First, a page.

Liam Donovan tackles Guillermo del Toro’s latest fantastical feature.
There are men who can be monstrous, and monsters who can demonstrate great humanity, a principle on which Guillermo Del Toro has built his career as a filmmaker. In Hellboy, the titular hero must overcome his infernal origins to save somebody he loves, while the director’s last offering, Crimson Peak, leads us to believe our protagonist is threatened by a ghostly presence, only to reveal true evil contained within a human form.
This theme has never been more prominent though than here, The Shape of Water proving itself to be an enchanting love letter to the ‘Other’, as expressed through yet another of those strange fantasies which Del Toro has displayed such a fascination with. Assimilating influences that range from fifties musicals to Cold War era spy-thrillers, this genre-mash has already been a massive success, garnering a staggering thirteen Oscar-nominations, and being held up alongside Pan’s Labyrinth as one of Del Toro’s masterpieces. The hype seems almost too great.
Set sometime in 1962, a period of increasingly heightened tensions that either stand apart from, or reflect, more contemporary issues, The Shape of Water is largely focused around the top-secret government facility where our main character, Elisa (Sally Hawkins), goes about her monotonous profession as a janitor, each night reduced to specific and unfulfilling routine. Much like her neighbour Giles (Richard Jenkins), an artist too frightened to express the true nature of his feelings and sexuality, Elisa finds her existence lonely and disconnected, despite her close friendship with fellow janitor Zelda (Octavia Spencer). Also, and this is important, she can’t speak. Elisa is completely mute, which offers her both an adorable vulnerability and an air of alluring mystery.
Her life is drastically changed when she comes into contact with a strange, amphibian creature (Doug Jones) that is brought into the laboratory, described as a possible god to the people of South America where it was discovered. With humanoid features, and an ability to communicate, this creature and Elisa form an intimate bond, until the life of the beast is threatened by the fierce and cruel Colonel Strickland (Michael Shannon), forcing Elisa to make a desperate decision.
Presented as an ‘adult fairytale’, the distinctly romantic tone of the film permeated by outbursts of graphic violence and even some nudity, The Shape of Water is built around a strange and scintillating relationship that shouldn’t work but unquestionably does. It makes the most sense when you view it as a kind of metaphor, whether that be for Del Toro and his own passion for the weird and wonderful, or maybe the idea that affection can exist beyond the realms of what is conventional, where people are seen for the content of their soul rather than external appearances. Perhaps this is a love story between two people who, shut off from the rest of the world, find their own way to communicate with one another.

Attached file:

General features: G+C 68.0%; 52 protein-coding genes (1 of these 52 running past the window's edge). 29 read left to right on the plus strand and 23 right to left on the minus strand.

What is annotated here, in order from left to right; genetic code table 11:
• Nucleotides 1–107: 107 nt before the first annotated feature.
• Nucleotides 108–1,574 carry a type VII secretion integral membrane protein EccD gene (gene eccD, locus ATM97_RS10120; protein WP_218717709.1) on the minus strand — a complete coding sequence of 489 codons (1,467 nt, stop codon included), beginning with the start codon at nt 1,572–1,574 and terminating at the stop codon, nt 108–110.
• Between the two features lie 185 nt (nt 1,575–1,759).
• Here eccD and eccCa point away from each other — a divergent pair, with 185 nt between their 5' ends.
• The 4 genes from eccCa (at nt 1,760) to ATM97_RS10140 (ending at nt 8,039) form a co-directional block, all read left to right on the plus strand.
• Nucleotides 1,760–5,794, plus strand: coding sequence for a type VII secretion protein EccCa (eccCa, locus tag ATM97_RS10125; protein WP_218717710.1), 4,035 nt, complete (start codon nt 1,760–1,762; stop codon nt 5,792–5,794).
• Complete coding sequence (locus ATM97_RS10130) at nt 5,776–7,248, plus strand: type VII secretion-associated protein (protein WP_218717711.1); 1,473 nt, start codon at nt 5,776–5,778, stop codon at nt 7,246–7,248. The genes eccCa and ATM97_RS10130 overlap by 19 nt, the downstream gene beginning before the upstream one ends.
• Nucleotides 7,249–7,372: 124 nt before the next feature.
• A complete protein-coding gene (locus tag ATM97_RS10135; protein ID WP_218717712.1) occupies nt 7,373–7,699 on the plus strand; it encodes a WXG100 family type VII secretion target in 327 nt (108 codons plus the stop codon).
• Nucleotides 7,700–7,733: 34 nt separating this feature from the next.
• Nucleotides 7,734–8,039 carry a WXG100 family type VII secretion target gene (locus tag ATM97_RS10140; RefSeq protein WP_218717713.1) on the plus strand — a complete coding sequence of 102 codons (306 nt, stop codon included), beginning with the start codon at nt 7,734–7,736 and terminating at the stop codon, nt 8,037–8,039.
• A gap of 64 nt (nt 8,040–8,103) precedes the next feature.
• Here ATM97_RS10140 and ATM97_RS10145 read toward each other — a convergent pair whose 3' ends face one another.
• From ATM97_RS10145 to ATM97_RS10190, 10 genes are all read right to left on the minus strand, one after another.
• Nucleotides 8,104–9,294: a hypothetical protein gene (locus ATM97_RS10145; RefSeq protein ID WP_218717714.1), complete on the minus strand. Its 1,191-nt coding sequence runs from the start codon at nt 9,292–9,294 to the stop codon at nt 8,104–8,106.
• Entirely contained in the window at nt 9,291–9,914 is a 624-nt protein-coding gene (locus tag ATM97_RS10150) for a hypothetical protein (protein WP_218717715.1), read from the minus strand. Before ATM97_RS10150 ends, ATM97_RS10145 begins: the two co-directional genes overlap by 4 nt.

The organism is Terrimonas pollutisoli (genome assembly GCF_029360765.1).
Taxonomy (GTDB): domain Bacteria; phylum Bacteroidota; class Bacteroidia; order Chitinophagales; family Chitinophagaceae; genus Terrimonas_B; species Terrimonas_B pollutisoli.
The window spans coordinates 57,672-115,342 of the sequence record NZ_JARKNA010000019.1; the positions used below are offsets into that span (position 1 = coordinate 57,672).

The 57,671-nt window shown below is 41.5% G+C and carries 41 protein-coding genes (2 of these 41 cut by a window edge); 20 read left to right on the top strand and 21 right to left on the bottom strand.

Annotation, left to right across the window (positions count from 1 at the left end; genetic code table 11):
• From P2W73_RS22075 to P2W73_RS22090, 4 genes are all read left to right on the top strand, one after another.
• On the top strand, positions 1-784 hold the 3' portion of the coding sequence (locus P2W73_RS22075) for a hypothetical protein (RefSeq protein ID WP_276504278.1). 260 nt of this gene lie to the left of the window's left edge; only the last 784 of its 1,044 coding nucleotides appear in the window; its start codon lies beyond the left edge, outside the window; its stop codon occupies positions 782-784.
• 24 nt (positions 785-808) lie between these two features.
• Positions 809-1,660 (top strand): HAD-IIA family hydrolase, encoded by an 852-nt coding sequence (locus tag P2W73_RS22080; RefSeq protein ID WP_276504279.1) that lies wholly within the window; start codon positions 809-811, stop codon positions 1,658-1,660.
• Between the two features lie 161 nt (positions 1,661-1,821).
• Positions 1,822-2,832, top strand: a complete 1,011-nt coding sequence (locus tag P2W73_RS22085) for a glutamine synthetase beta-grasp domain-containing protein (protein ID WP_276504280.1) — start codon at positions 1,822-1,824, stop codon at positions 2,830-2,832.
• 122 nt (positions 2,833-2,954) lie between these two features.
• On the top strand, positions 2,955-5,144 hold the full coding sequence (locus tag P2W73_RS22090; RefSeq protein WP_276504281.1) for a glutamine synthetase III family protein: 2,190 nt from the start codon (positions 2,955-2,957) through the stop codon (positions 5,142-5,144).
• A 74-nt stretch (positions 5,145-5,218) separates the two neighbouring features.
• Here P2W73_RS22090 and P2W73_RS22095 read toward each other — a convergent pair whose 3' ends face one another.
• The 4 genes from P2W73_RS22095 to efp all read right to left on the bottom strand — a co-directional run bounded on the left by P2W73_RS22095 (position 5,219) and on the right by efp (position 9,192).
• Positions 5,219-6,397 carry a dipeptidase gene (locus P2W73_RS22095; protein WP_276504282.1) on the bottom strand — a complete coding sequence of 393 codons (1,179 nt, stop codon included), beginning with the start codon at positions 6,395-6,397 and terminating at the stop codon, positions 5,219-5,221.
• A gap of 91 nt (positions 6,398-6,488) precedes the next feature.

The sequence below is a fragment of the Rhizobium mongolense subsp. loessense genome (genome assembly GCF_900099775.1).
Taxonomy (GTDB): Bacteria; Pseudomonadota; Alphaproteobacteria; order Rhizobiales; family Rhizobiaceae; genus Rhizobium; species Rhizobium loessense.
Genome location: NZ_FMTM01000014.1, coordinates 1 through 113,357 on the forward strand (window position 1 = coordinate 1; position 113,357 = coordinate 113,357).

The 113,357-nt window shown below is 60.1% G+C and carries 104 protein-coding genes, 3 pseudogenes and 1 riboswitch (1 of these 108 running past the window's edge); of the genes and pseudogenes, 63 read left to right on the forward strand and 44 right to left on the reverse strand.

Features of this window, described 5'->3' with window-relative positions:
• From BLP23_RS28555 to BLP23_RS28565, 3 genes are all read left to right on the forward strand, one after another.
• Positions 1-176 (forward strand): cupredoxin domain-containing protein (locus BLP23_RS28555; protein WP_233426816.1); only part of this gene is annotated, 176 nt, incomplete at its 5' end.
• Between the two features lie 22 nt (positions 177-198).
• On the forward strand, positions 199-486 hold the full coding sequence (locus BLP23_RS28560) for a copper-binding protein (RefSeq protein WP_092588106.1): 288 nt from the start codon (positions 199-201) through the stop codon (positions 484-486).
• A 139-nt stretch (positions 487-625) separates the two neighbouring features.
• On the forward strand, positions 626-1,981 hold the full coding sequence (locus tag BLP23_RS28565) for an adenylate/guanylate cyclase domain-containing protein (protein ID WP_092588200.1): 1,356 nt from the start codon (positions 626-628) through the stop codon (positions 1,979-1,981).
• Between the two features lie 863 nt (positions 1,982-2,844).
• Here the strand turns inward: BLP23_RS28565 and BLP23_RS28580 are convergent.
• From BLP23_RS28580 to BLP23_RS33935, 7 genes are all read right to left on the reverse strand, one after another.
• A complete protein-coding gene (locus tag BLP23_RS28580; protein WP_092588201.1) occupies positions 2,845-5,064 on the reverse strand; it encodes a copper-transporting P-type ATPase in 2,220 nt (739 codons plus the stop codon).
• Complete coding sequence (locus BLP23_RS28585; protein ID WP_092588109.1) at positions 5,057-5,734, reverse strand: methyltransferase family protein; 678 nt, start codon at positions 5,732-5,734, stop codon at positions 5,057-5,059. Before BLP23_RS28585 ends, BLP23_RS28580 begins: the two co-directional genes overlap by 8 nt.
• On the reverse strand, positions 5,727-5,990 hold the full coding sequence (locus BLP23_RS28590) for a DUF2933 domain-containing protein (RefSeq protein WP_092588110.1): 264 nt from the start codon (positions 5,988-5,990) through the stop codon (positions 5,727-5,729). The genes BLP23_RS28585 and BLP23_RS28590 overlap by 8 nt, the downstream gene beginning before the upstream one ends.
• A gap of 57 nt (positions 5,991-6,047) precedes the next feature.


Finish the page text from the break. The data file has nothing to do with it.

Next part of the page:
If that all sounds too idealistic, and potentially sentimental, then it’s probably because it is. Nevertheless, Del Toro’s movie is so sincere and exquisitely crafted, the director designing his own magical landscape within our world, you can’t help but fall in love with it too, even if the thought of Sally Hawkins entering relations with a fish-man seems, at first, too off-putting to be genuinely sympathetic and touching.
It seemed unlikely that, in this year’s awards race for Production Design glory (okay, well at least I care), Dennis Gassner’s impeccable work in creating the expansive world of Blade Runner 2049 could be beaten. However, by bringing together Del Toro’s gorgeously assembled vision of sixties-era America, which feels striking and large in scope, but also incredibly intimate, Paul D. Austerberry must be a front-runner as well. Working under immense budgetary constraints, with The Shape of Water supposedly made for less than twenty million dollars, Austerberry drops us into an artful and immersively detailed environment that feels so physical and tangible that you almost want to reach through the screen and touch it.
The transporting sensation of the setting is only bolstered by the evocative cinematography of Dan Laustsen, who seems to find every shade of green to shoot this feature through, and the retrograde score of Alexandre Desplat, which chimes seamlessly with the timely soundtrack. That being said, a beautifully drawn metaphor, translated to screen, does not resonate nearly as well as The Shape of Water does, for which we have Guillermo Del Toro to thank.